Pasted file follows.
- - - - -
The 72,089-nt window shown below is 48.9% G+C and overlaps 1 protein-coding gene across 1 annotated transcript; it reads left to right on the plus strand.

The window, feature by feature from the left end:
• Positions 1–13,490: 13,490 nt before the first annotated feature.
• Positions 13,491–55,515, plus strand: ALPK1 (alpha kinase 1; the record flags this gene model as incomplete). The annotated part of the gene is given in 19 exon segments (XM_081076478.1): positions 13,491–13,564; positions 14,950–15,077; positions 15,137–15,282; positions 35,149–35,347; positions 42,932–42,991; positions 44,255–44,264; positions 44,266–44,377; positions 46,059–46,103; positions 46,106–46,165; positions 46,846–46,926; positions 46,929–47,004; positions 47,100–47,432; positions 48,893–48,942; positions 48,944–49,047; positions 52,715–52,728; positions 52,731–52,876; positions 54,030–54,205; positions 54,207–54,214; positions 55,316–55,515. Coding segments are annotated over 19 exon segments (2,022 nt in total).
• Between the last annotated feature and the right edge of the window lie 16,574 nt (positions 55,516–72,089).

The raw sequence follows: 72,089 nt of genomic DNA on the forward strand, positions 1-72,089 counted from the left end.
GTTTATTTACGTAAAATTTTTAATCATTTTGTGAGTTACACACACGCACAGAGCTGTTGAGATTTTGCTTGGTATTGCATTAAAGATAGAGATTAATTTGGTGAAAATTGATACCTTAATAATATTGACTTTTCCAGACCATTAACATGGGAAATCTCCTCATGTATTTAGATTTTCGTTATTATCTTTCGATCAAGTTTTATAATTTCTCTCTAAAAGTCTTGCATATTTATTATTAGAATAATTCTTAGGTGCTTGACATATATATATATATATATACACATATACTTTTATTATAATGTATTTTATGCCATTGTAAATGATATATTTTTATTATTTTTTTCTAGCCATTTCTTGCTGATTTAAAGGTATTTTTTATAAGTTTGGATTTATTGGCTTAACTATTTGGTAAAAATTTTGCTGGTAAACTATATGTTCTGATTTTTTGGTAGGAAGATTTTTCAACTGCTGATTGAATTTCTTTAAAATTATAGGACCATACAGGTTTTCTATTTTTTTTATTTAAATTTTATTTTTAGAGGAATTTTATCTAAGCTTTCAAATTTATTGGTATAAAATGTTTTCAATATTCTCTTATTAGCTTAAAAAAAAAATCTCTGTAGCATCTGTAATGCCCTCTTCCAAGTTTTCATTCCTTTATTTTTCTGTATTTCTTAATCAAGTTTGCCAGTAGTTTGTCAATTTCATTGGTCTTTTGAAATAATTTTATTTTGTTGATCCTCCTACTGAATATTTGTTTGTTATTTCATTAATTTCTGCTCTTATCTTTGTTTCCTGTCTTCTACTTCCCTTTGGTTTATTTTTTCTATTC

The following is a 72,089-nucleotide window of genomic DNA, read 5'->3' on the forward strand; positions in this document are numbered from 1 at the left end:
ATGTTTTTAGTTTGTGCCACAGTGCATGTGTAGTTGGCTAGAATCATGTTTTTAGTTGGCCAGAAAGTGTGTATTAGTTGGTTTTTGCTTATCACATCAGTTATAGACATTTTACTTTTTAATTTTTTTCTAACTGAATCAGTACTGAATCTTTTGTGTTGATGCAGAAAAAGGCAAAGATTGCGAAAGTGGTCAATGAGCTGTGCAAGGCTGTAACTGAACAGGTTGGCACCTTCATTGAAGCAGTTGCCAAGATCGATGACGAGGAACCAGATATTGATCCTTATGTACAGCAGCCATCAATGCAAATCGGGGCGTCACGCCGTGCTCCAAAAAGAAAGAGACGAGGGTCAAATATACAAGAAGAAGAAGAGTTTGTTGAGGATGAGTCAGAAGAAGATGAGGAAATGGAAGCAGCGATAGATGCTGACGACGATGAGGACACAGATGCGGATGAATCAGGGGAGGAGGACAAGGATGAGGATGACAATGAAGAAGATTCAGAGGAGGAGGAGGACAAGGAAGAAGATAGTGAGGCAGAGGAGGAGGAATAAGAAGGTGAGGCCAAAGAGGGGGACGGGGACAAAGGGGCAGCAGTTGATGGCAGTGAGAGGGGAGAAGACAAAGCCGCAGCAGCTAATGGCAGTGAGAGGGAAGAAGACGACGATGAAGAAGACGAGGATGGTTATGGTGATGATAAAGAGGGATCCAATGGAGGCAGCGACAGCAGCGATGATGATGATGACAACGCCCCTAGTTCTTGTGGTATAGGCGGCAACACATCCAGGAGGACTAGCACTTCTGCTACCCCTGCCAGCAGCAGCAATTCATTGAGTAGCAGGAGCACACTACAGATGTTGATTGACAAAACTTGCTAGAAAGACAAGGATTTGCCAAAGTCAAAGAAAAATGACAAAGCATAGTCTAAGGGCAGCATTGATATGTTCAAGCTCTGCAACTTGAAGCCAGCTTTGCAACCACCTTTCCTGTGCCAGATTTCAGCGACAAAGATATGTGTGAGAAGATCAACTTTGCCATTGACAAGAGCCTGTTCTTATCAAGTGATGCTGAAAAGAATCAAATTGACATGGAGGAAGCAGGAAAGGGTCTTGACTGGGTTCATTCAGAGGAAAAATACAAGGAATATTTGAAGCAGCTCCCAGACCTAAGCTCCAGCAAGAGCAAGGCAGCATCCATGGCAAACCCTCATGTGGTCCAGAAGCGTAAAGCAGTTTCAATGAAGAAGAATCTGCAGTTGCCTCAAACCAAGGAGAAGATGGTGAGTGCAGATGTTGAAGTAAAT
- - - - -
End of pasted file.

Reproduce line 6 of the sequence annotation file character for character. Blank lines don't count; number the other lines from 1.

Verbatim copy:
The raw sequence follows: 72,089 nt of genomic DNA on the forward strand, positions 1-72,089 counted from the left end.